The interviewee started by introducing herself as an Operating Room (OR) nurse in a modern healthcare organization. Besides, she is involved in the execution of the functions of an assistant coordinator of orthopedic services. The respondent added that she was a member of one Operating Room Committee in the healthcare organization. The interviewee showed an understanding of her duties in the healthcare environment implying that she acknowledged herself as a professional, who is required to apply her nursing skills in the OR department. Bunkenborg, Samuelson, Åkeson, and Poulsen (2013) argued that team members should understand their roles and responsibilities in the organization to foster its success.
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The respondent described professionalism as the capacity of experts to execute their duties in a way that upholds competence and integrity. Besides, the respondent affirmed that upholding the healthcare organization’s core beliefs and values counts as professionalism in her area of specialization. Additionally, the interviewee underlined the importance of embracing professionalism in the healthcare setup since it fosters the image of an institution to the public. Bunkenborg et al. (2013) argued that the sustainability of professionalism in a healthcare environment is bolstered after the establishment of a healthy organizational culture. In this light, the interviewee affirmed that she always endeavored to comply with the set standards and practices to perform her roles satisfactorily.
Professionalism in the healthcare sector facilitates the delivery of patient-oriented services (Mahlin, 2010). The interviewee explained that her professional responsibility starts with her patients in the OR. Importantly, she highlighted the provision of quality healthcare services through the maintenance of patient safety and advocacy among other strategies. Moreover, the respondent associated her professional responsibility with upholding the institution’s standards and values that construct its organizational culture. The maintenance of ethical practices in the healthcare organization goes a long way in reinforcing professionalism (Grace, 2013).
The interviewee identified the leaders in her organization as healthcare stewards. Stewardship entails the responsible and meticulous management of a society’s well-being (Fleet et al., 2014). In this concern, the respondent considered steward leaders as individuals interested in fostering patient-focused services besides meeting the needs of the medical staff members. Furthermore, she likened stewardship among leaders in the health care setting to moral and change agencies. Moreover, the interviewee suggested that servant leadership complements stewardship amongst the leaders in any organization.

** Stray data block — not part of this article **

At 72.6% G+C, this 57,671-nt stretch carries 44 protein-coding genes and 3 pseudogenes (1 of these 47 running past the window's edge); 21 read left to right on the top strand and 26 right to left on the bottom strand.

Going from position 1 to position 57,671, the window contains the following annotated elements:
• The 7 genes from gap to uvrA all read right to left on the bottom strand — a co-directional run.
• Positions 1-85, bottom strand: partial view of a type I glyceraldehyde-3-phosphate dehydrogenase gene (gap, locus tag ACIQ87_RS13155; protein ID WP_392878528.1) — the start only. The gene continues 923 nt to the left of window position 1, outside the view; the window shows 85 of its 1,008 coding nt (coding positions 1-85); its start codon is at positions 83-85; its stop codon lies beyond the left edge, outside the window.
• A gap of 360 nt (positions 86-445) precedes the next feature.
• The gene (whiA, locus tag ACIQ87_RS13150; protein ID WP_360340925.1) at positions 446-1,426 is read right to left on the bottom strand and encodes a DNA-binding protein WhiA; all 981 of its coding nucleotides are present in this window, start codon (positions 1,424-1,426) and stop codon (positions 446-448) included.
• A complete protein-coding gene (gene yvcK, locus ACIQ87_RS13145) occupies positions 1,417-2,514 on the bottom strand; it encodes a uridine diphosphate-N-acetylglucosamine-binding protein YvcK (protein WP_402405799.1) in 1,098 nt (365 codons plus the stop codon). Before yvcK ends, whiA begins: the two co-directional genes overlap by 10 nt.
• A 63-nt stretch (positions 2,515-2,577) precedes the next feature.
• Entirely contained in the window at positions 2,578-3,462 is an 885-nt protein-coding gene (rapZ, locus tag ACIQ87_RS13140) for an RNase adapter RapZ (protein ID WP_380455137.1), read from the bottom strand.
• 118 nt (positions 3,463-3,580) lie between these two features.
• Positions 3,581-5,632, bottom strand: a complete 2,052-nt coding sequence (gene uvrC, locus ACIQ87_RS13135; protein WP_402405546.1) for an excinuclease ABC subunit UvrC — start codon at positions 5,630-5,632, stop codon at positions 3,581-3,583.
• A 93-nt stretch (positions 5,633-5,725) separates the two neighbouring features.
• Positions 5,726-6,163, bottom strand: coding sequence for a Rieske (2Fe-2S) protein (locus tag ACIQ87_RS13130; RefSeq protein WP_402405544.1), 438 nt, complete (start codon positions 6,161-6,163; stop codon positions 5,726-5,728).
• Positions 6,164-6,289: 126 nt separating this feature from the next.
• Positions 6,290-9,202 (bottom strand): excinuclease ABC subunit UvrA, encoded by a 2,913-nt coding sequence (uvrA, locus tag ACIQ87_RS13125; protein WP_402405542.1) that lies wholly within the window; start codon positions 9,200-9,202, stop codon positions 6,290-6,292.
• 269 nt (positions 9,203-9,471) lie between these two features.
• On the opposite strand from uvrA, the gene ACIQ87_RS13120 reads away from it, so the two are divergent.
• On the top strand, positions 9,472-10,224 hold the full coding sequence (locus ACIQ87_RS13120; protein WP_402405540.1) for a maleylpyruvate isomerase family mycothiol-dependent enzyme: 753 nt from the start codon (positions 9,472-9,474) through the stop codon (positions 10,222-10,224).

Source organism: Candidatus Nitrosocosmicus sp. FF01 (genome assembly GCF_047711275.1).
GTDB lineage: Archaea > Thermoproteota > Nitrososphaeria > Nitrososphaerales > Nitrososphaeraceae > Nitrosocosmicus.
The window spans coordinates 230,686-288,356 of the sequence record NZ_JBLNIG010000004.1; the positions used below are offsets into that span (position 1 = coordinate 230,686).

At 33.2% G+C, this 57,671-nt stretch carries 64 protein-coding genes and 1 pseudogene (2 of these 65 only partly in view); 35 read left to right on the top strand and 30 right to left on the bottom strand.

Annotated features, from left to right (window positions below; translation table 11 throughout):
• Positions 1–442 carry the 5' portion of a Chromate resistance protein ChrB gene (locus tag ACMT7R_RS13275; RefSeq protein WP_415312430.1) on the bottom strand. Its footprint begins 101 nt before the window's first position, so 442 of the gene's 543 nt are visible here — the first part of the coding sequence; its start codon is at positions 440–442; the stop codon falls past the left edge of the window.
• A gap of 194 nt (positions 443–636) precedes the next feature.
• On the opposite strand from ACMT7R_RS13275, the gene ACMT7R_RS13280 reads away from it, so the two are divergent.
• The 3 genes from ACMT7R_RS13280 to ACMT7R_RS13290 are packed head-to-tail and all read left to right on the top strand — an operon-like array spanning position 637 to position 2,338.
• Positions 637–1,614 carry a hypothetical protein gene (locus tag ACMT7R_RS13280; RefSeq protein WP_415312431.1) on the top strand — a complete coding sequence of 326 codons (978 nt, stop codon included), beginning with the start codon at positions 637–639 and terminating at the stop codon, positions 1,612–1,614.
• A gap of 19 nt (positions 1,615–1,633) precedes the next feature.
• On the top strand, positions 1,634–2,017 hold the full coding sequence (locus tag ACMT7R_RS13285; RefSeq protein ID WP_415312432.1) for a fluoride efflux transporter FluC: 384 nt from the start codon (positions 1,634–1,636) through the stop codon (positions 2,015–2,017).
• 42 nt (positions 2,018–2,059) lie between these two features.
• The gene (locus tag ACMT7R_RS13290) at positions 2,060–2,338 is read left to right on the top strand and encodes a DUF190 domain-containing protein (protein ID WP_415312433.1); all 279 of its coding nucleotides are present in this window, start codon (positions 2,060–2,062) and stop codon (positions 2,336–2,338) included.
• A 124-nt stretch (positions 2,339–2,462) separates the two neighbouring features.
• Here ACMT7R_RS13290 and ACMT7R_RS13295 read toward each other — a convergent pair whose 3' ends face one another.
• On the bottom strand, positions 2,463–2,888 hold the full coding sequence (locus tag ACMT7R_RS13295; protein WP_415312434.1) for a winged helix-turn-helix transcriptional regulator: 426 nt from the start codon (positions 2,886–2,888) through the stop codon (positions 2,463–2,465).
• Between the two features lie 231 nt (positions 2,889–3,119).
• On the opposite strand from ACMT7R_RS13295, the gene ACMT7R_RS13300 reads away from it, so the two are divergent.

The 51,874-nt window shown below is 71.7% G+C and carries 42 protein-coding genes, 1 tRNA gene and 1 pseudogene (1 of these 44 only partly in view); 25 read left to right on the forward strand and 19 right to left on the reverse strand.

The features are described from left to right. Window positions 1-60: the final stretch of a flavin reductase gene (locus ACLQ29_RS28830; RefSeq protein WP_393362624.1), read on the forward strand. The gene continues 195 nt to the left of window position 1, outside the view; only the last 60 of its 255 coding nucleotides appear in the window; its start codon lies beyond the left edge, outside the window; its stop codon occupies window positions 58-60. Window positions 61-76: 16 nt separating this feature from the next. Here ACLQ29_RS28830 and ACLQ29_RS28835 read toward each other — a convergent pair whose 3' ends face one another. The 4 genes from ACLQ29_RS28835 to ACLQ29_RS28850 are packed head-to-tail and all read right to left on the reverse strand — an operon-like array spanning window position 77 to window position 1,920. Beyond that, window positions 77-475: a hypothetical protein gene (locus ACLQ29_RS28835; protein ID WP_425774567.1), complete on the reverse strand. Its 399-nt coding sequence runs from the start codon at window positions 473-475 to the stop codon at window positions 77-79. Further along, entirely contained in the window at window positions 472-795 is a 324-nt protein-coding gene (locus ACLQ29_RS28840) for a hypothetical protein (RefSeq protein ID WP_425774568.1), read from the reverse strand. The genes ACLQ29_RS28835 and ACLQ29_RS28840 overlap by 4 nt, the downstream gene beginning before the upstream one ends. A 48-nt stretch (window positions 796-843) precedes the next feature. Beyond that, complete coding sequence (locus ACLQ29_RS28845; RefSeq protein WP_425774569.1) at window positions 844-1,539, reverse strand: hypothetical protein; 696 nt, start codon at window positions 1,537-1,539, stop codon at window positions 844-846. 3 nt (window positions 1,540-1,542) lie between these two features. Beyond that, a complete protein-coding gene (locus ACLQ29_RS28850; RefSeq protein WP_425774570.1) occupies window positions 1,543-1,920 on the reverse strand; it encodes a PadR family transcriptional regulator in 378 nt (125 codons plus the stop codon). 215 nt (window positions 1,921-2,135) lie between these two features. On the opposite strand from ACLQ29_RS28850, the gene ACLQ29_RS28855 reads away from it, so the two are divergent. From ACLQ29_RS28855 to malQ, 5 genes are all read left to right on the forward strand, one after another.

The interviewee saw the relevance of integrating professional authenticity with influence and power to bolster inspiration that boosts the performance of nursing practitioners. In health care, authentic leaders innovate ways that link followers with the shared interests and goals (Mahlin, 2010). As such, the respondent underscored that leaders need to assume their role as change agents by influencing the behavior of others. The authenticity of leaders stands out when they accept their mistakes and welcome ideas from the team members. Additionally, she identified effective leadership with the sound execution of power in the hospital setup. Therefore, leadership without authority undermines the realization of the set vision and mission just as the absence of authenticity depicts the lack of concern for the team’s well-being. Moreover, she insisted that leaders should consider the best interests of the patients and staff members when using power to influence others.
The respondent introduced himself as an Emergency Room (ER) manager at a local hospital with over 14 years of experience. His roles encompassed the management of a hospital environment equipped with 180 licensed beds with 25 of them being ER beds. Furthermore, the interviewee was a chairperson of his institution’s Emergency Room Nursing Committee besides being a member of other committees in the organization. Primarily, his work involved ensuring that patients in the emergency room get the highest quality healthcare service by instilling the essence of patient-oriented services among the ER nurses.
The ER manager associated professionalism in the healthcare environment with the ability to uphold and comply with the ethical and nursing standards while leading others towards the goals and objectives of the organization. In leadership, professionalism manifests in qualities such as honesty, effective communication, positivity, confidence, commitment, and intuition (Grace, 2013). Additionally, the respondent asserted that professional leaders show proactivity, open-mindedness, flexibility, resourcefulness, and the ability to appraise the achievement of their team members. The ER manager attached professional responsibility to the ER patients, co-workers, the organization, and himself. As a way of ensuring professionalism in his undertakings, the interviewee maintained that he acted in a way that promotes the best interests of all the stakeholders in the healthcare industry. Furthermore, the respondent saw the importance of ensuring that one’s credentials including working licenses are updated since they represent one’s professional responsibility. Moreover, the interviewee revealed that a professional leader is the one who makes effective decisions in his/her entire undertakings especially when problems emerge.